Some big banks charge customers fees, which really sucks when you’re trying to cut any type of spending and avoid fees. But… digital banks (banks that are solely online and don’t have physical locations) often have low or even no fees for customers. They also tend to have slightly higher interest rates on savings accounts, so I’ve learned to rely on them a lot for maximizing my savings and investments. Here are a few that stand out.

Varo Money- It’s a no fee bank account and they’re rated 4 out of 5 stars on NerdWallet. Opening an account with Varo could be a good introduction to online savings and banking since you don’t even need to have money to open an account.

Simple- A high yield savings account that can get you up to 1.90% APY, but the catch is that you’ll need to start with a deposit for $10,000. That may not be possible now, but it’s a good future goal. They’re also rated 4 out of 5 stars on NerdWallet.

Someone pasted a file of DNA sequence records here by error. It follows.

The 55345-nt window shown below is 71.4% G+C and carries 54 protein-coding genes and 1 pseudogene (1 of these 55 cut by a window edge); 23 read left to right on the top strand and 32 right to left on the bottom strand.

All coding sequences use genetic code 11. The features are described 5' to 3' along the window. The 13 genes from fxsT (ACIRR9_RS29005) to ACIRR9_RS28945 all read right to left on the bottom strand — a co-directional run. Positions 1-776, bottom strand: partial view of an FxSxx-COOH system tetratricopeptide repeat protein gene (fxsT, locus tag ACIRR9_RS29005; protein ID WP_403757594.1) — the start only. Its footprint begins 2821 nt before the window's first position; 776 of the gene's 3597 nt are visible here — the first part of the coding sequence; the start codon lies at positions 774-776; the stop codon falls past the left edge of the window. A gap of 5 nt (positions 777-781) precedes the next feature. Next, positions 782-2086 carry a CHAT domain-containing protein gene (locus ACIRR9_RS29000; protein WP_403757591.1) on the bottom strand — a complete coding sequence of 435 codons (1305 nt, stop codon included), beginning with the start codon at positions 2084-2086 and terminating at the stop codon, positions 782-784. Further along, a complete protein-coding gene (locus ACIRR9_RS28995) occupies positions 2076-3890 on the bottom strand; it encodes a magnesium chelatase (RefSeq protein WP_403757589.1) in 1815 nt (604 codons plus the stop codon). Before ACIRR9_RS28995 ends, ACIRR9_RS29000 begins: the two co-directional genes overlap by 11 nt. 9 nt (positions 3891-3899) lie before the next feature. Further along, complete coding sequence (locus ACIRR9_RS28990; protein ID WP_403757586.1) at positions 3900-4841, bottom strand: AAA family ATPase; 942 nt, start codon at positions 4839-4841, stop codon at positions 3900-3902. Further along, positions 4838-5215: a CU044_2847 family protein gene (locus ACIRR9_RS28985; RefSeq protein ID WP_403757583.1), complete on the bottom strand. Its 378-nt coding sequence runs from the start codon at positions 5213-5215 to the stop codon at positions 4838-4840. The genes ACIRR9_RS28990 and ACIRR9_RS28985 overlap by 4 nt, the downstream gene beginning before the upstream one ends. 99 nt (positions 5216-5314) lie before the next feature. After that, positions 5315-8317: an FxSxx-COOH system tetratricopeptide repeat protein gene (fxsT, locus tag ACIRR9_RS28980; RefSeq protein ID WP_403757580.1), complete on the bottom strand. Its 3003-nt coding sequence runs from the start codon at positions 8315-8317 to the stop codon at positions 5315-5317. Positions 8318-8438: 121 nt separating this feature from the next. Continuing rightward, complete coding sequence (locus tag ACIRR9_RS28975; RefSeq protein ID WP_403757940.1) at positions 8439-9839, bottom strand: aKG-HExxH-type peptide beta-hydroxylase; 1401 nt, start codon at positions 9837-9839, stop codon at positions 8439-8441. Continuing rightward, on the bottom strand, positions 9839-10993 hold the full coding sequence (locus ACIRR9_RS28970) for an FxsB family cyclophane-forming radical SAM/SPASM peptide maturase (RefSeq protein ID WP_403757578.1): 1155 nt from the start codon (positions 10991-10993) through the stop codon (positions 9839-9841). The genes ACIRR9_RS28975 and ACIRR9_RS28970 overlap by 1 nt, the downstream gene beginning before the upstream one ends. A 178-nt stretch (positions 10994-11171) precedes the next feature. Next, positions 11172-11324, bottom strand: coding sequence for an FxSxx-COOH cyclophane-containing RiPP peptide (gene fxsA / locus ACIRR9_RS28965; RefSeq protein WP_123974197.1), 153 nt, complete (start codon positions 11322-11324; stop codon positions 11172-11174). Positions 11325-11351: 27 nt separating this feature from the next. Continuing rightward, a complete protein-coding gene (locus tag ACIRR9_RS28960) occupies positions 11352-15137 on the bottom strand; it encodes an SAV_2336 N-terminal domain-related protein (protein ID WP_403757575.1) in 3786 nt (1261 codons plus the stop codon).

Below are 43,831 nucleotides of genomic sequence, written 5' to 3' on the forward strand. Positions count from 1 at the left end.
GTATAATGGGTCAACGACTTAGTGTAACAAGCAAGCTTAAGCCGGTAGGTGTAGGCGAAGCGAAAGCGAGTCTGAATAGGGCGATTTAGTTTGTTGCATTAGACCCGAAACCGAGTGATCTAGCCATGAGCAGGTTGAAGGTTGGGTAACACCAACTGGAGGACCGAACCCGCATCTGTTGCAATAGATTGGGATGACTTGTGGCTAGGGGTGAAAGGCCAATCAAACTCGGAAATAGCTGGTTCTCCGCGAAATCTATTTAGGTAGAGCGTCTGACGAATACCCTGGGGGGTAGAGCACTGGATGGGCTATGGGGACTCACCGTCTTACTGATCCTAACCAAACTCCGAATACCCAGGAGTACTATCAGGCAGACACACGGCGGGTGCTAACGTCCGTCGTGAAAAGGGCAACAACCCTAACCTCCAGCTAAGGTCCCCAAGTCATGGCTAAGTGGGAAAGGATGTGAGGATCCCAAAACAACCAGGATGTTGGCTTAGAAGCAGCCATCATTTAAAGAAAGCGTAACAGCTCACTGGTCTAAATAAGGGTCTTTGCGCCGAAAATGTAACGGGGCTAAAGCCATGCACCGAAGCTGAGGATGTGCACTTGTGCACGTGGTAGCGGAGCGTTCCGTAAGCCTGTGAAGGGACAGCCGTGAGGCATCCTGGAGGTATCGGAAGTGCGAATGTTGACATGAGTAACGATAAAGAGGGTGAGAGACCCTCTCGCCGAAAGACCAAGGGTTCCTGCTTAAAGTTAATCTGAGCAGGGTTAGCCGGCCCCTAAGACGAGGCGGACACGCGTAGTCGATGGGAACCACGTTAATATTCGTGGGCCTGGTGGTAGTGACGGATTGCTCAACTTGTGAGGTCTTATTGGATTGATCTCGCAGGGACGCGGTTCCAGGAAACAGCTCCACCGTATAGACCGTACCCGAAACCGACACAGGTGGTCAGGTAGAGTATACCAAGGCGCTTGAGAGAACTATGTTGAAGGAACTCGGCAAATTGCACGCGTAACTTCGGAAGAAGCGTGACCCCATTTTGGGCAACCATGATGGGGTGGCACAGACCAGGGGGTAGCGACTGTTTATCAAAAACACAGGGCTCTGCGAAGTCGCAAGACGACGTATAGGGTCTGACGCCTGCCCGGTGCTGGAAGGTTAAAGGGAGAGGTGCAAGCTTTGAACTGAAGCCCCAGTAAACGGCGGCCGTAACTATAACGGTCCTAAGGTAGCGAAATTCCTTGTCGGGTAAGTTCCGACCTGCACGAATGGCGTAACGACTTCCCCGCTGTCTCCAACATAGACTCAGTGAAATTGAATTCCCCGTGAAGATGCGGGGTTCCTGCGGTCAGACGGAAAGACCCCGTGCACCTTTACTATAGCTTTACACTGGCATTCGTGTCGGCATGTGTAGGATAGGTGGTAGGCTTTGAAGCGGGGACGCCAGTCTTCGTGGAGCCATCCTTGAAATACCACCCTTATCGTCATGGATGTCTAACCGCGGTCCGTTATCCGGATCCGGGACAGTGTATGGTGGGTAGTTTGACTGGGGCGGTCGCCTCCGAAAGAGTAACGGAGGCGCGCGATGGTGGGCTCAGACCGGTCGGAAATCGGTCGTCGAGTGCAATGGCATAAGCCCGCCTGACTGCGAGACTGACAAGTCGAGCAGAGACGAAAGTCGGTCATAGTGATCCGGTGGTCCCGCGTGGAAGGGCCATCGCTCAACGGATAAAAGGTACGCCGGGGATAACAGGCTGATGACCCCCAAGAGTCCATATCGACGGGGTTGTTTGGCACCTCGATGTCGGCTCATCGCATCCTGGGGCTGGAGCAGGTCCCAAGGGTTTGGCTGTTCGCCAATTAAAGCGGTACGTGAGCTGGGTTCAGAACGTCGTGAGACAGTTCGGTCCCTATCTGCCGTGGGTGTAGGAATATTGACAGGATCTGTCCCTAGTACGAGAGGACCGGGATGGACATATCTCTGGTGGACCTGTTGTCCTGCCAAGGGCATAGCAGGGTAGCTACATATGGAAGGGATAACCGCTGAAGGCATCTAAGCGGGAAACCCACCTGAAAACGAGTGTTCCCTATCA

Radius- This is another account that doesn’t require a customer to have a lot of money before opening, and it has 1% APY. It may not seem like much but so many big banks offer less than .5% , this is another good way to get started.


Personal finance YouTube channels

I’ve learned a lot in 2018 and 2019 by just watching other people handle money and talk about money systems. It’s given me a vocabulary for the things I want and need from my personal finance and it’s given me the confidence that there’s so much more I can do to level up my savings. Here are some channels I’ve leaned on in the past for more information and inspiration: